ACCOMMODATION: One or two pilots, up to 23 troops or freight
POWER PLANT: Two Gnome-Rhone 14M-04/-05 radial engines, rated at 700 hp each
PERFORMANCE: 180 mph at 9,800 ft
COMMENT: The Gotha Go 244 was a transport aircraft used by the German Luftwaffe during World War II.
From an early design stage of the Gotha Go 242 transport glider, consideration was given tot he possibility of introducing a degree of „motorization“, either on a temporary or permanent basis, both to simplify the retrieval of empty gliders from forward airstrips and to provide a transport capable of operating out of fields too small for towplane-glider combinations. Numerous project studies were prepared, these ranging from the temporary application of a single engine which could be „bolted on“ after the Go 242 had performed its supply mission, enabeling the empty glider to return to its base under ist own power, to the permanent installation of one or more power plants to remove entirely the aircraft’s dependence on towplanes.
An early proposal for temporary „motorization“ of the glider envisaged the provision of an Argus As 10C air-cooled engine complete with oil tank, oil cooler and firewall as a „power egg“ which could be attached to the nose of the Go 242 by means of four bolts. The scheme envisaged the Go 242 being employed as an orthodox tranport glider for the supply mission. After landing and being unloaded, the glider was to have the As 10C „Power egg“ bolted to the nose of the fuselage and in this form it was expected to be capable of returninjg to base without assistance. This and several similar proposals failed to find approval with the RLM, but the projected installation of a pair of air-cooled radial engines in the 500 – 750 hp category on a permanent basis was accepted, and during early summer 1942 the Gotha Waggonfabrik adapted several Go 242B airframes to test various types of air-cooled radial engines as prototypes for the Go 244.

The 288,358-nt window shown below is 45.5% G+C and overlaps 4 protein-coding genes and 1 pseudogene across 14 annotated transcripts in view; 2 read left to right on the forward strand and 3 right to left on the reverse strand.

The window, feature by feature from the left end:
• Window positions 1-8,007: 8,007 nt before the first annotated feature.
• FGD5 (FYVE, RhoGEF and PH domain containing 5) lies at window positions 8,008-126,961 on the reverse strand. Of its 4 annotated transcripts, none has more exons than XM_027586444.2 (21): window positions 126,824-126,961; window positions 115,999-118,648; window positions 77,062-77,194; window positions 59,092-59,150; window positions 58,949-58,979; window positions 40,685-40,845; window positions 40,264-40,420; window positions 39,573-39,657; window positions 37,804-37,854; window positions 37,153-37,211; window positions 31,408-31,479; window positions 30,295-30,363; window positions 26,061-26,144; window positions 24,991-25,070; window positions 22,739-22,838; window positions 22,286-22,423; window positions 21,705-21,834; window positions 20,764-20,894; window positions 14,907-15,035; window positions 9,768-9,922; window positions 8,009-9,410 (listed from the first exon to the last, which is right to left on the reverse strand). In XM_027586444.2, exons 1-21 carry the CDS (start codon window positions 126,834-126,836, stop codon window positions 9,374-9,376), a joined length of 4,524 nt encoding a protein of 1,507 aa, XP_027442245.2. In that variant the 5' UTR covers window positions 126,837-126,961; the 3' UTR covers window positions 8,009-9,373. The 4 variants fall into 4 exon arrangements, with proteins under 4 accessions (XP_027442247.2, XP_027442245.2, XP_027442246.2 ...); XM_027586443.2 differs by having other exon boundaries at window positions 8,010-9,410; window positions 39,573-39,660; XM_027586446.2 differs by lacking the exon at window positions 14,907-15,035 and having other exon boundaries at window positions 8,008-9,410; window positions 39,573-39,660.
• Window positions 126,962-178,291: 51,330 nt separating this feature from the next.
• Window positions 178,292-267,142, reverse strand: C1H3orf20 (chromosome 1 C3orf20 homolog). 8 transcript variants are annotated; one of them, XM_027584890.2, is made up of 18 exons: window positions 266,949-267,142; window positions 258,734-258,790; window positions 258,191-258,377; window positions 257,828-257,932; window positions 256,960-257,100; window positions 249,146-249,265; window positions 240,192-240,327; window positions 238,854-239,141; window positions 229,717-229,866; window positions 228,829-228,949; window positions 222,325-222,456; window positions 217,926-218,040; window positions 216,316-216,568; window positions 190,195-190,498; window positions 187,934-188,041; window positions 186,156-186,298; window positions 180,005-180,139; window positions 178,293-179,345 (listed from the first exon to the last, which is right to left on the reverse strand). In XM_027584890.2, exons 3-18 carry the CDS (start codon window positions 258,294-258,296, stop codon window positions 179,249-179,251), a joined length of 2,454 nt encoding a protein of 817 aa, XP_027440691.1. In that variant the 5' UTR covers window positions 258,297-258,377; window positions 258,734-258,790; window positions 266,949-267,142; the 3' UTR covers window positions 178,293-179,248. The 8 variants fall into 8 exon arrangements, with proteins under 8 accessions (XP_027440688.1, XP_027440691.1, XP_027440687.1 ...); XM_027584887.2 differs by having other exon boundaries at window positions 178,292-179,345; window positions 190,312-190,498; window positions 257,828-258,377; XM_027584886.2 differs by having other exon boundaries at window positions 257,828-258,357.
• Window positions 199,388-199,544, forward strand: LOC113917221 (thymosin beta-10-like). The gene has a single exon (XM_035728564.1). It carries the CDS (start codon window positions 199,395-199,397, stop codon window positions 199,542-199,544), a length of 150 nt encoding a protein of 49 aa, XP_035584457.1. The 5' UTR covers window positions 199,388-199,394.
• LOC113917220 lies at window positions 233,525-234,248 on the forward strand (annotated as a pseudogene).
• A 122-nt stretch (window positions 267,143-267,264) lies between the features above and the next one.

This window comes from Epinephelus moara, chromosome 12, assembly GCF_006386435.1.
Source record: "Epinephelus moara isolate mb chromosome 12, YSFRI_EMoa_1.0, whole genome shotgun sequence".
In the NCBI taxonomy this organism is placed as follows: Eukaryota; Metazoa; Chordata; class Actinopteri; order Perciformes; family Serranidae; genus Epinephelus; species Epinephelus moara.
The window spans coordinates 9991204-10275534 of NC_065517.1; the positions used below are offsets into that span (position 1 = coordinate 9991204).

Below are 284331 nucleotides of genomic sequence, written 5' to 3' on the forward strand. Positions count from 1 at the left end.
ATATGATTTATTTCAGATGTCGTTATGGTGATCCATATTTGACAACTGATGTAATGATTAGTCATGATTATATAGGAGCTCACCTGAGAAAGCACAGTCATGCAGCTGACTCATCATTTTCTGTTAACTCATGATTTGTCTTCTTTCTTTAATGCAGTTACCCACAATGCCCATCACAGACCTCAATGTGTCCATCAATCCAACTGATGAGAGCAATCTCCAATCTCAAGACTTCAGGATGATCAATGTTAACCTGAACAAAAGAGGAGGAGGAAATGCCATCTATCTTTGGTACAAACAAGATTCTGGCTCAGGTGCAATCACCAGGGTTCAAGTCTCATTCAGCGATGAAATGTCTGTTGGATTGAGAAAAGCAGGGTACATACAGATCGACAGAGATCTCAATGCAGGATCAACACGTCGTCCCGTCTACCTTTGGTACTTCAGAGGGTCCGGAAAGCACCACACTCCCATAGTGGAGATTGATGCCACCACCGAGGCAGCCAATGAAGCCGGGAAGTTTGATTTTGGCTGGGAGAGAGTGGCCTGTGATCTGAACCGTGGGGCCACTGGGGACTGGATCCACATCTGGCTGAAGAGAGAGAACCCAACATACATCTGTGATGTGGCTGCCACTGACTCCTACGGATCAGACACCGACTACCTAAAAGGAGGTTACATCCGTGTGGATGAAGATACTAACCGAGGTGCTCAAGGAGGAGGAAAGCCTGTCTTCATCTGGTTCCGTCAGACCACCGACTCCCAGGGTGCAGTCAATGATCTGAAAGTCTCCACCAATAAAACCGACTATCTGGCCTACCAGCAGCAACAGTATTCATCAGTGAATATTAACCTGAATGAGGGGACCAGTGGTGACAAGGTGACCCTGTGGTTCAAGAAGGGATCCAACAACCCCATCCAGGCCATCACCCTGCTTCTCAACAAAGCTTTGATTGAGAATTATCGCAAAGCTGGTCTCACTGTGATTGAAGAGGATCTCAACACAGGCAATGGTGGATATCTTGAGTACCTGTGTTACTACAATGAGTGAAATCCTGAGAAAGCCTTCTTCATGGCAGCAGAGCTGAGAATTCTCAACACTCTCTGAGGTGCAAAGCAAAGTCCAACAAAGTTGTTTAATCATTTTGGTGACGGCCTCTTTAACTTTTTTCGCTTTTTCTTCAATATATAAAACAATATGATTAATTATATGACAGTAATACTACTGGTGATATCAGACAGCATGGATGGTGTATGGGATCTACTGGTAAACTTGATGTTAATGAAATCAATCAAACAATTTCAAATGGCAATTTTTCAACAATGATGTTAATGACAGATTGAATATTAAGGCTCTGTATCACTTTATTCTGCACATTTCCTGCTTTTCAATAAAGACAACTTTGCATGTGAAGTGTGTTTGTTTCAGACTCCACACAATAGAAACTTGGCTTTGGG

The first prototype, the Go 244 V1 was powered by two 660 hp BMW 132 radials, while the second prototype had two 700 hp Gnome-Rhone 14Ms and the third two 750 hp Shwetsov M-25 A radial engines, with this model of Shvetsov OKB engine design being essentially a Soviet-built Wright Cyclone American-based nine-cylinder radial. Although only the third prototype offered adequate engine out performance, the Luftwaffe had large stocks of captured French Gnome engines, so this was chosen as the basis for the production conversion — usually fitted in counter-rotating pairs in production — although a few more aircraft were fitted with the BMW and Shvetsov engines.
The Go 244B series was the main production model, being based on the Go 242B with a wheeled tricycle undercarriage and with fuel and oil carried in the tailbooms. 133 aircraft were converted from Go 242 Bs, while a further 41 were built from new before production reverted to the glider Go 242.
The first examples of the Go 244 were delivered to operational units in Greece, based in Crete in March 1942. Some were also assigned to Transport Geschwader in North Africa and the Eastern Front but on the former front they proved vulnerable to anti-aircraft fire and were withdrawn, being replaced by Junkers Ju 52 or Messerschmitt Me 323 Gigant aircraft.
The Go 244B was decidedly underpowered and was incapable of remaining airborne on one engine othe than empty conditions (Ref.: 7, 24).
POWER PLANT: Three Toku-Ro I Type I solid-fuel rocket engines, rated at 100 kp thrust each
PERFORMANCE: 190 mph